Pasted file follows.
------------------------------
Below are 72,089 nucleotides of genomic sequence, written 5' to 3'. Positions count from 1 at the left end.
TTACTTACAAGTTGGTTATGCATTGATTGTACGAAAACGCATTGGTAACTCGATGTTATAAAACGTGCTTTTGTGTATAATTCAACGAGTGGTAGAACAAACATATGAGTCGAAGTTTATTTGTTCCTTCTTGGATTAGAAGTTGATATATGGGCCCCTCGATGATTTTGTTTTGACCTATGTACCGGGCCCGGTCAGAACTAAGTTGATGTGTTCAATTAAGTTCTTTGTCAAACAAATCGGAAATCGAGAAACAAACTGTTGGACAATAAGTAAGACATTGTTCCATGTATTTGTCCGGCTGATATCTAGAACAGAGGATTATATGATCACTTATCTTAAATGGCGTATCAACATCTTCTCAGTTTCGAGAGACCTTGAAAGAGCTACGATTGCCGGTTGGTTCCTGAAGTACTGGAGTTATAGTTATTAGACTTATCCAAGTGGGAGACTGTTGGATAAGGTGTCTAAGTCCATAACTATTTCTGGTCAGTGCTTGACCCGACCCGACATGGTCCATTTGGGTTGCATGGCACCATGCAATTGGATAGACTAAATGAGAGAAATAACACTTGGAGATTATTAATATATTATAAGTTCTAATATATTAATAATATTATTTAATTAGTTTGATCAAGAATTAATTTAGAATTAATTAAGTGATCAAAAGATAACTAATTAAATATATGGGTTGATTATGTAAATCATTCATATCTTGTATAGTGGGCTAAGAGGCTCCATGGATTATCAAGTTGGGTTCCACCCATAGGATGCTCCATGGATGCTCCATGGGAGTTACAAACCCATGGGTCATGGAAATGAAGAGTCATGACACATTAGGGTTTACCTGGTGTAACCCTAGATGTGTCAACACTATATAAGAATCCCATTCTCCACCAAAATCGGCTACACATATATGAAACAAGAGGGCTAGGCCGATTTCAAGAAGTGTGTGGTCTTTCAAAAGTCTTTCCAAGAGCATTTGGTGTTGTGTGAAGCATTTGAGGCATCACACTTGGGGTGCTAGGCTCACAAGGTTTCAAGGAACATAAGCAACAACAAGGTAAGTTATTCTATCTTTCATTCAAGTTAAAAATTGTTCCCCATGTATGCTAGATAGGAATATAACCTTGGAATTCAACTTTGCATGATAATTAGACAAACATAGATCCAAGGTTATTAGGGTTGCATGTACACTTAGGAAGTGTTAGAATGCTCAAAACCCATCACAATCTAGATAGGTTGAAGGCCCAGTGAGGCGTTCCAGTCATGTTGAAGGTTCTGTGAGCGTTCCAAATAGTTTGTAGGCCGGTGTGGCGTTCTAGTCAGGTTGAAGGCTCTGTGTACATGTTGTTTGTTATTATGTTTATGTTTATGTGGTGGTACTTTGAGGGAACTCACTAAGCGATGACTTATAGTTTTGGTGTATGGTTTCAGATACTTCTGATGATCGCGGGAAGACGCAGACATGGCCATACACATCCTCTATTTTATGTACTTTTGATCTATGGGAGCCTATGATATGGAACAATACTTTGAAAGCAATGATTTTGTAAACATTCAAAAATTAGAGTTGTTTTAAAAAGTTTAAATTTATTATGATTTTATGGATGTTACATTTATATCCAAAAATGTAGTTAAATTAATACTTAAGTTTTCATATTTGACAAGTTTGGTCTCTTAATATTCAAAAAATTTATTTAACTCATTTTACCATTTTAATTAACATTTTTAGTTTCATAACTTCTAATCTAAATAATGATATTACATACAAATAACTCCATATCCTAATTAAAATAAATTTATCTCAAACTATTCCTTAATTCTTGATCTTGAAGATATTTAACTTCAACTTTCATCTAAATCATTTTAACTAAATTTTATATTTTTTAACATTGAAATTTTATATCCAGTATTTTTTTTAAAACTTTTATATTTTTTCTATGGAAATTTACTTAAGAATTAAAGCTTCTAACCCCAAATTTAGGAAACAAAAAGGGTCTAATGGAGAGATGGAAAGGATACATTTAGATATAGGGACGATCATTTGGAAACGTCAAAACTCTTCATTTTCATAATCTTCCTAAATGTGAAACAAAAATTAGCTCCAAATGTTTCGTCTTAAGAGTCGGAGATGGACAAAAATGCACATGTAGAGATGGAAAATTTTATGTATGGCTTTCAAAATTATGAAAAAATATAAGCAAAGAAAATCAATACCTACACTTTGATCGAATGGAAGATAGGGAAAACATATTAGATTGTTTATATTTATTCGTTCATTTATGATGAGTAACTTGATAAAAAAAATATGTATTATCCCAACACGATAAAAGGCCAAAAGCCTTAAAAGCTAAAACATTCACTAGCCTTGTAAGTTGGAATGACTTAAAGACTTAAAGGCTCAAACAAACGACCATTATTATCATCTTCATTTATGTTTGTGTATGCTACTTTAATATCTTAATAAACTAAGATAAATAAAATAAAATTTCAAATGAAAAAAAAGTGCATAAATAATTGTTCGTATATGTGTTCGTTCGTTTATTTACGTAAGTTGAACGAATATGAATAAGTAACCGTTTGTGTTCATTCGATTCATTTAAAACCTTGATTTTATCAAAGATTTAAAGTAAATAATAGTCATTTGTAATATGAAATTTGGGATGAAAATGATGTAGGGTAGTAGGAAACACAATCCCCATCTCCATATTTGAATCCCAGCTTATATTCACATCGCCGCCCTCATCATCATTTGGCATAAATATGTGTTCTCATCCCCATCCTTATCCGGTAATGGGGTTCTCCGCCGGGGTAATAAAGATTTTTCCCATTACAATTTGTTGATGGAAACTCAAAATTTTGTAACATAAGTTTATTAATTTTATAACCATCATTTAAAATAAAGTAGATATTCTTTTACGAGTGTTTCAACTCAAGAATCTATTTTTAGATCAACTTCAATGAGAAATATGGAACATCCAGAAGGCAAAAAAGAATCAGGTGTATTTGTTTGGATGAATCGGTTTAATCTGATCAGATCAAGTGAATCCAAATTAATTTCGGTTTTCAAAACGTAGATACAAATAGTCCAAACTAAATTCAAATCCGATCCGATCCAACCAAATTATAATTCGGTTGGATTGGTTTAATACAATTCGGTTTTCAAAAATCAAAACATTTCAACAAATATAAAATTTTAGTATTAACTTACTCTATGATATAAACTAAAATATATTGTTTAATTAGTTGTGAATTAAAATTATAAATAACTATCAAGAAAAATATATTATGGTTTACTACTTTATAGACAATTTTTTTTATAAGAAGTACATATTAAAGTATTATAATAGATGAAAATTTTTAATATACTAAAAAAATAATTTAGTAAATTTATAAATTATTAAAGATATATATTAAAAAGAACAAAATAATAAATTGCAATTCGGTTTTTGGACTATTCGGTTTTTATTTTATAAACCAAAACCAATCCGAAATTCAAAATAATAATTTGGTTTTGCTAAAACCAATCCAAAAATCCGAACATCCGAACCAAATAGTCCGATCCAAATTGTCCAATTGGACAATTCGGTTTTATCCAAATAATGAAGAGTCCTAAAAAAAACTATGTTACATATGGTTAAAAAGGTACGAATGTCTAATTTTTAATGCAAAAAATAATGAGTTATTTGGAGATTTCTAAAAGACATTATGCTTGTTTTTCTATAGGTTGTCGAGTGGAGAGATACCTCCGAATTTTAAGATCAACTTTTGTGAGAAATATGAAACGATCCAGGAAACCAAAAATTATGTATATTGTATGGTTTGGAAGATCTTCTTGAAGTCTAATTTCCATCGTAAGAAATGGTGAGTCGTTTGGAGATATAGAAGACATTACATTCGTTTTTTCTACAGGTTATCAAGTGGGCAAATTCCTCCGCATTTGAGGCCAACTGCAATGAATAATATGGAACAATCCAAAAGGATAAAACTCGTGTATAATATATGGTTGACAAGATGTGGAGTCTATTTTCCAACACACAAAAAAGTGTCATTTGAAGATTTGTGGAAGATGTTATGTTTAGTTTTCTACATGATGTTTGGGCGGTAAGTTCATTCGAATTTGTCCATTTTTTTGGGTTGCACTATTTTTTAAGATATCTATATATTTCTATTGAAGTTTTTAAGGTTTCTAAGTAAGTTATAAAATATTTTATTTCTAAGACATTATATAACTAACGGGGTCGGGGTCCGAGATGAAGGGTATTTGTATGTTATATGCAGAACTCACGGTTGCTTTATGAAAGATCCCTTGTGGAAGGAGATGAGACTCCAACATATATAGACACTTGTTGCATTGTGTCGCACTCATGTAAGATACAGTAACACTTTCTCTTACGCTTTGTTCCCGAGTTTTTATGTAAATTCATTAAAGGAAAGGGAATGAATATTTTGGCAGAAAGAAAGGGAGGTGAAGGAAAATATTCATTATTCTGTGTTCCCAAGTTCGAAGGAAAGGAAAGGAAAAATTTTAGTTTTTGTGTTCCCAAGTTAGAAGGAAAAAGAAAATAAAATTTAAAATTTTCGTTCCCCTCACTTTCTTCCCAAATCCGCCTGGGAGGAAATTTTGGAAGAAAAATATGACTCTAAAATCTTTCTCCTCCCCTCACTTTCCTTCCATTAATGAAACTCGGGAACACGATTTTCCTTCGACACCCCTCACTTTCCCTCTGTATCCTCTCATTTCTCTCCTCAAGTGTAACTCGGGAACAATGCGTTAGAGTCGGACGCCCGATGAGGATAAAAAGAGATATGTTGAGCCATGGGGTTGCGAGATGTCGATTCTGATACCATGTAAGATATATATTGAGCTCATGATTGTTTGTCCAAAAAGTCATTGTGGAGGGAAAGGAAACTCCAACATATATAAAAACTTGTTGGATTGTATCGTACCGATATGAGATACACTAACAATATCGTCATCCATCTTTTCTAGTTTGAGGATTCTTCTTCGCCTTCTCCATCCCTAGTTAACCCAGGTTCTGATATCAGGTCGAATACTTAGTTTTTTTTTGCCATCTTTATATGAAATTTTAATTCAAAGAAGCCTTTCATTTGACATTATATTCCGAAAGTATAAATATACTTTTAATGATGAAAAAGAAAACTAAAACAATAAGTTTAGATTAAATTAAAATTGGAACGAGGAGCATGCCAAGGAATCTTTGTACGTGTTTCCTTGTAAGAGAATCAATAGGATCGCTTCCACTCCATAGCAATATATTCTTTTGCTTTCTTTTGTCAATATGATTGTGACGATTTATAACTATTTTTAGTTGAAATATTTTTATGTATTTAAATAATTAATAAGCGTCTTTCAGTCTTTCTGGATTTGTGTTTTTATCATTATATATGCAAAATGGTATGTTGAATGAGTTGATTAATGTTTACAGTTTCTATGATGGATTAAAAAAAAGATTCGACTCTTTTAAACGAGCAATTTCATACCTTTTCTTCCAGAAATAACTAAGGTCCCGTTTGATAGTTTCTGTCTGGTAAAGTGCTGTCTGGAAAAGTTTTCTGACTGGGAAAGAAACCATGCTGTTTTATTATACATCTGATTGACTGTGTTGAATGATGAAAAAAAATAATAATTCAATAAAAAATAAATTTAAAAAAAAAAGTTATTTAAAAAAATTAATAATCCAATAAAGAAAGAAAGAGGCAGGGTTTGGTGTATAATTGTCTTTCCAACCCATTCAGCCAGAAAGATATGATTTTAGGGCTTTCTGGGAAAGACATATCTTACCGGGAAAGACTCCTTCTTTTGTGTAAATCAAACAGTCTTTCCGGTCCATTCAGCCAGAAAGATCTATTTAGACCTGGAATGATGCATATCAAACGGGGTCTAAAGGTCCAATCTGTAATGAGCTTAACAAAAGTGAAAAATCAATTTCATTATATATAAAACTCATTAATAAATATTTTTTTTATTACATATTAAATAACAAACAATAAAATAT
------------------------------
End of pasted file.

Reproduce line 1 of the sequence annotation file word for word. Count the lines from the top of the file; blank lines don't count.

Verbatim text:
Below are 72,089 nucleotides of genomic sequence, written 5' to 3'. Positions count from 1 at the left end.